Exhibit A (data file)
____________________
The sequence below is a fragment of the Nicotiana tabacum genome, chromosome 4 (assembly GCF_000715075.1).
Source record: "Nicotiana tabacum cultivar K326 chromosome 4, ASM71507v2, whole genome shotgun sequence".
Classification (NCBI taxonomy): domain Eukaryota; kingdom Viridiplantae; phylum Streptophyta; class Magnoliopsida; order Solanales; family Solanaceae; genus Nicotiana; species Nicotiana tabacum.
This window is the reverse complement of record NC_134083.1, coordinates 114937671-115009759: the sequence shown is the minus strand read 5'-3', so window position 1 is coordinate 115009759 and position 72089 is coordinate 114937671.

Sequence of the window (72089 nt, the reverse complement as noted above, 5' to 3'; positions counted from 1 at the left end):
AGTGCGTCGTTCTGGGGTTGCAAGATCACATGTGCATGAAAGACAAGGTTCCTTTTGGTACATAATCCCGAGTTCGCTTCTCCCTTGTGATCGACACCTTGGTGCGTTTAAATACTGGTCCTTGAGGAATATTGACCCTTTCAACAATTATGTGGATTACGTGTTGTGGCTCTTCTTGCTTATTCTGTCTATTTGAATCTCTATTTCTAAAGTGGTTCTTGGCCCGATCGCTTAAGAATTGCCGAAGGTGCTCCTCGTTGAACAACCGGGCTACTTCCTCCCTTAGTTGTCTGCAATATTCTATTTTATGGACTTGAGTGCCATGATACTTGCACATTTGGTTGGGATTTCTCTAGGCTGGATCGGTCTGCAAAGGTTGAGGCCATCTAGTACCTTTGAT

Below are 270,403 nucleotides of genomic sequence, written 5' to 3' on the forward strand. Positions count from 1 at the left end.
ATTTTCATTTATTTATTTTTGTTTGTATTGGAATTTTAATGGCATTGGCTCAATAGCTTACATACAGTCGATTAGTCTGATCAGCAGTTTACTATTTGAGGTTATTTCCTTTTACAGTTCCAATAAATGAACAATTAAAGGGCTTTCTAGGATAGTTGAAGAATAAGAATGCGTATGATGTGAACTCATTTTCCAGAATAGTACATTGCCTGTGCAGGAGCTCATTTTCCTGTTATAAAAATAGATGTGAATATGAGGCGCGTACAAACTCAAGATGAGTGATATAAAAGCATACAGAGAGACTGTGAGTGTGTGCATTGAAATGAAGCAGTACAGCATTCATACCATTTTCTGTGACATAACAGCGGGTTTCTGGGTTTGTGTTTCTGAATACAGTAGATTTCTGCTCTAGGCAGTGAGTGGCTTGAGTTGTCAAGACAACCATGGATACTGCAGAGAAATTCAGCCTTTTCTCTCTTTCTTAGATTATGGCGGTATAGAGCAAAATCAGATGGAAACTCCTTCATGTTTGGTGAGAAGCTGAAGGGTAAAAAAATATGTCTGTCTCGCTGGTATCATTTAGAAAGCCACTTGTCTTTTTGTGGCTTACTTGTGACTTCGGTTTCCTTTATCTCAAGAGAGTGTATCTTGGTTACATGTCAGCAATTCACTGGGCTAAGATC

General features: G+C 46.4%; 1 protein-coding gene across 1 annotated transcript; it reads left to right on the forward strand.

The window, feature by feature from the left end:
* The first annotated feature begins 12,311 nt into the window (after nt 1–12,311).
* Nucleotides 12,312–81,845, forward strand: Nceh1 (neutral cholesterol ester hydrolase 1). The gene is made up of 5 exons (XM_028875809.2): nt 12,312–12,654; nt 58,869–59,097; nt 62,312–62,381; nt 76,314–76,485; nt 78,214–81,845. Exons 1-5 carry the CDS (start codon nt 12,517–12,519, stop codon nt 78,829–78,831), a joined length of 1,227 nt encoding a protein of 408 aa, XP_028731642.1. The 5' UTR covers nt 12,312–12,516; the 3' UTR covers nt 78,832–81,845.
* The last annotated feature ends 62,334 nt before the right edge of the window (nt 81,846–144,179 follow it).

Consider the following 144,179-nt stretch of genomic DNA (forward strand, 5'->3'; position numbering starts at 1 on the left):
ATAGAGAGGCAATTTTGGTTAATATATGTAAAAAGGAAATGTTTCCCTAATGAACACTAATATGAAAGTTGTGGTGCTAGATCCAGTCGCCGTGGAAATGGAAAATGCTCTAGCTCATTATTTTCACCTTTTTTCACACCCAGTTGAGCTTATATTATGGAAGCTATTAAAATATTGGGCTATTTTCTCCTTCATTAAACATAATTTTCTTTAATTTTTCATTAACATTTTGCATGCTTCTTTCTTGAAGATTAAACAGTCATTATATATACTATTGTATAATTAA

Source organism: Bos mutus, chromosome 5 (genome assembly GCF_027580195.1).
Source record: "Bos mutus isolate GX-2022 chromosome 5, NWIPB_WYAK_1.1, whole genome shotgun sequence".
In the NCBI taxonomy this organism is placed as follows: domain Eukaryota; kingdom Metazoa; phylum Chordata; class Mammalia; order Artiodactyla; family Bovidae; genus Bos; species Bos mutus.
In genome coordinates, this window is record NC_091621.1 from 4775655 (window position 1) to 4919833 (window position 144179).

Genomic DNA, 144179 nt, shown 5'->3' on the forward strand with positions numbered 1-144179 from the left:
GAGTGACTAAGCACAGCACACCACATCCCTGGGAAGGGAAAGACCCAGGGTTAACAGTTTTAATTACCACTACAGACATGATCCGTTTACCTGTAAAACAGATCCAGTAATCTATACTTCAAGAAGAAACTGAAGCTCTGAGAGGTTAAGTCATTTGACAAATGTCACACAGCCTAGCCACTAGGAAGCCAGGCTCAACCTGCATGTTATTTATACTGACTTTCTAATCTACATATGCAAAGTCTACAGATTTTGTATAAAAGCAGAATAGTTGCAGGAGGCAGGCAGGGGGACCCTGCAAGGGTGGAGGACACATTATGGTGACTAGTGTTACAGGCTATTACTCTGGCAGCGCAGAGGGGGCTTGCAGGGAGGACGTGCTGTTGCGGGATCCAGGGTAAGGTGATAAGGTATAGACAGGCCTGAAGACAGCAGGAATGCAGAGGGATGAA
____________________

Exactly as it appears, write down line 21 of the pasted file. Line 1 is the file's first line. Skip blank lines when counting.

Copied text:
GAGTGACTAAGCACAGCACACCACATCCCTGGGAAGGGAAAGACCCAGGGTTAACAGTTTTAATTACCACTACAGACATGATCCGTTTACCTGTAAAACAGATCCAGTAATCTATACTTCAAGAAGAAACTGAAGCTCTGAGAGGTTAAGTCATTTGACAAATGTCACACAGCCTAGCCACTAGGAAGCCAGGCTCAACCTGCATGTTATTTATACTGACTTTCTAATCTACATATGCAAAGTCTACAGATTTTGTATAAAAGCAGAATAGTTGCAGGAGGCAGGCAGGGGGACCCTGCAAGGGTGGAGGACACATTATGGTGACTAGTGTTACAGGCTATTACTCTGGCAGCGCAGAGGGGGCTTGCAGGGAGGACGTGCTGTTGCGGGATCCAGGGTAAGGTGATAAGGTATAGACAGGCCTGAAGACAGCAGGAATGCAGAGGGATGAA